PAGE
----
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Groves C. , Meiman J. ,
Following the pioneering work of Wolman and Miller [Wolman, M.G., Miller, J.P., 1960. Magnitude and frequency of forces in geomorphic processes. J. Geol., 68, 54-74.] in evaluation of geomorphic work and the frequencies and magnitudes of forces that drive it, a large number of quantitative studies have focused on the evolution of fluvial systems and transport of elastic sediment. Less attention has been given to understanding frequencies and magnitudes of processes in rock weathering, including investigation of rates at which solutes are removed from landscapes under various flow distributions as an analog to Wolman and Miller's [Wolman, M.G., Miller, J.P., 1960. Magnitude and frequency of forces in geomorphic processes. J. Geol., 68, 54-74.] concept of geomorphic work. In this work, we use I year of high-resolution flow and chemical data to examine the work done in landscape evolution within and at the outlet of Kentucky's Cave City Basin, a well-developed karst landscape/aquifer system that drains about 25 km(2). We consider both removal of solutes contributing to landscape denudation based on calcium mass flux as well as predicted dissolution rates of the conduit walls at the outlet of this basin based on limestone dissolution kinetics. Intense, short-duration events dominate. Storms that filled the Logsdon River conduit occurred < 5% of the year but were responsible for 38% of the dissolved load leaving the system and from 63% to 100% of conduit growth for various scenarios of sediment influence. Landscape denudation is a linear function of the amount of water moving through the system, but conduit growth rates, and thus rates of recharge area evolution from fluvial to karst surface landscapes, depend both on the amount of water available and the distribution of precipitation. © 2004 Published by Elsevier B.V

Modeling the influence of epikarst evolution on karst aquifer genesis: A time-variant recharge boundary condition for joint karst-epikarst development, 2005,
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Bauer S, Liedl R, Sauter M,
The epikarst, a zone of increased weathering near the land surface, determines the distribution of recharge to a karst aquifer in both space and time. It links climatic and near-surface geological conditions with the karstification of a limestone aquifer, defining both the hydraulic and the chemical boundary conditions for the development of the karst system. Realistic modeling of the epikarst is therefore a prerequisite for the simulation of karst aquifer genesis. A conceptual model of the joint karst-epikarst evolution is presented in this paper. An epikarst module is developed and implemented in a numerical continuum-discrete conduit flow model for karst genesis, which accounts for the joint evolution of the epikarst and the main karstic conduit network under unconfined conditions. The influence of epikarst genesis on the evolution of the underlying karst aquifer is investigated in four scenarios. It is found that only the interaction of epikarst and initial heterogeneity in the underlying carbonate rock leads to the development of a dendritic cave system. If no heterogeneity in the initial conduit network or in the recharge distribution is included, maze-type caves develop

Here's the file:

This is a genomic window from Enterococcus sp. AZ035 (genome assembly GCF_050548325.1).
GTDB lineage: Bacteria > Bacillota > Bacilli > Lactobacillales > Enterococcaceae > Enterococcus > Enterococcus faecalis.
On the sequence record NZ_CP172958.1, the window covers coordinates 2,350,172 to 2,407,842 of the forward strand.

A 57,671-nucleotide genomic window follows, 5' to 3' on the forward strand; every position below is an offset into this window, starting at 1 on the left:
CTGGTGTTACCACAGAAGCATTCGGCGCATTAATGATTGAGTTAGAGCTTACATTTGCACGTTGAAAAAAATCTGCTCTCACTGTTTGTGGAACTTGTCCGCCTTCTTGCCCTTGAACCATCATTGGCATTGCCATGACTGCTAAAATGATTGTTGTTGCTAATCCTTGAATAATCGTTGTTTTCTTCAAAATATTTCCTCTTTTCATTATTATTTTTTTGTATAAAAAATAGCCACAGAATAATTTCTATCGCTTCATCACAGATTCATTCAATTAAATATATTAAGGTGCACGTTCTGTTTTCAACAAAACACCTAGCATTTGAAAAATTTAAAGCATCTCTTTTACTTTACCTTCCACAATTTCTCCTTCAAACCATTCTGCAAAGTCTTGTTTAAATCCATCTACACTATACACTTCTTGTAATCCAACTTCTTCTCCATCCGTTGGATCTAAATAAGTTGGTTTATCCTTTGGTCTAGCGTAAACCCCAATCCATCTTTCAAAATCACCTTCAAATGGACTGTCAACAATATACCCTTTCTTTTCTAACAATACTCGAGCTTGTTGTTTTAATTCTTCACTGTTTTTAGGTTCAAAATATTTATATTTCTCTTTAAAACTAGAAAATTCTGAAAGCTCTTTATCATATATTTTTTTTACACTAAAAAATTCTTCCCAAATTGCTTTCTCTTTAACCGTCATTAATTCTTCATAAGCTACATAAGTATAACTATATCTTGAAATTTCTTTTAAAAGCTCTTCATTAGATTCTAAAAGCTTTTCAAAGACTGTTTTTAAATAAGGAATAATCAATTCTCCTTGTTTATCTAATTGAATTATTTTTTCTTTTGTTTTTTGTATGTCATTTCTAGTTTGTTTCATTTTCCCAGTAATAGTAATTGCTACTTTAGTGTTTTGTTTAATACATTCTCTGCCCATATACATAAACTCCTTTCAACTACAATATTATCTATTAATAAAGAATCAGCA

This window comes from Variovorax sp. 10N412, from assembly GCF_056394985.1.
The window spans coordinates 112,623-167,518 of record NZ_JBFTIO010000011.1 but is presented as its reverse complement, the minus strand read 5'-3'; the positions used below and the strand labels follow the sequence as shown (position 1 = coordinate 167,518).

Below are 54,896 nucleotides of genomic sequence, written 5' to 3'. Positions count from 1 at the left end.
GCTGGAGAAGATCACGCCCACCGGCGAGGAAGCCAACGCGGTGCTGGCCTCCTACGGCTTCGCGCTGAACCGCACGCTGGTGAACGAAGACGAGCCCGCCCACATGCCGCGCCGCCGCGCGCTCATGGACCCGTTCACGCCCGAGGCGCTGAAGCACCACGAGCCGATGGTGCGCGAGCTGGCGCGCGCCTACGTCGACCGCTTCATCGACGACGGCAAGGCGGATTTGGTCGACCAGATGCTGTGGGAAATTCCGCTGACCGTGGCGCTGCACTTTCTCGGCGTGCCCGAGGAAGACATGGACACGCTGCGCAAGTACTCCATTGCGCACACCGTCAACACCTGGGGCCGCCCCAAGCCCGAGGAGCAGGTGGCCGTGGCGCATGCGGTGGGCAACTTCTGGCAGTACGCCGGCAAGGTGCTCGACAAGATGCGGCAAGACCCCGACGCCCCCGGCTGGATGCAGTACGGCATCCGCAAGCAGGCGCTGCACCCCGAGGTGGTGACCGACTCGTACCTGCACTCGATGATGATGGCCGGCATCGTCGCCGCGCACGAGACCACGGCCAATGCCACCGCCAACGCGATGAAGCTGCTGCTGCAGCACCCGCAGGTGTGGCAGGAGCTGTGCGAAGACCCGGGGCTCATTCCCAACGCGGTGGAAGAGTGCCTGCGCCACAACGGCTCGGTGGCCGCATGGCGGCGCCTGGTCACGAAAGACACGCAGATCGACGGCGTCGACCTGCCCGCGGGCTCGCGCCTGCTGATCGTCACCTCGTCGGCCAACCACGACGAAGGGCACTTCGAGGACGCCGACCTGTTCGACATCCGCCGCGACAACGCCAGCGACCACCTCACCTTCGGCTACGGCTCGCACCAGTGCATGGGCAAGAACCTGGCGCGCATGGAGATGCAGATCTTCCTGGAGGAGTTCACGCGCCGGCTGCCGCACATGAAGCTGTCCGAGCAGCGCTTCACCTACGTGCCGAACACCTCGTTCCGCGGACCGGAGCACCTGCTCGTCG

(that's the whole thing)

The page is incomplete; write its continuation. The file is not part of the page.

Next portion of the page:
Stable isotope investigations on speleothems from different cave systems in Germany, 2005,
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Nordhoff, P.

Seven speleothems from six independent cave systems in Germany were investigated on their suitability as paleoclimatic archives. The caves are located in the Jurassic Limestones of the Swabian/Franconian Alb (southern Germany) and in a small-scale Devonian (reef) complex of the Harz Mountains (northern Germany). Based on the chronological control using 234U/230Th (TIMS) ages, δ18O/δ13C timeseries of the speleothems were established and related to known paleoclimatic events.
Results of the present-day assessment of the cave systems demonstrated that the cave temperature responses; the stable isotopic abundances of the dripwater, and present-day cave calcites reflect mean annual surface air temperatures as well as established isotopic equilibrium conditions during cave calcite precipitation. However, existing biases have been monitored but most of them may be deduced to anthropogenic influences like mining operations (Zaininger-Cave, Swabian Alb) or showcave business (Hermann’s- and Baumann’s-Cave, Harz Mountains). Although the scenarios leave partially an imprint on present-day spelean calcites, like the indicated non-equilibrium conditions at the Zaininger-Cave, their temporal imprint is restricted very much to the last couple of decennial years and thus assumed not to influence the paleorecords at all. Since the δ18O compositions of present-day calcite precipitates are primarily controlled by temperature, the sites may thus be suitable for paleoclimatic investigations from a today perspective.
Since the paleorecords of the Hermann’s- and Baumann’s-Cave stalagmites (Harz Mountains) display ages, which are not in chronological order, a construction of timeseries was not possible.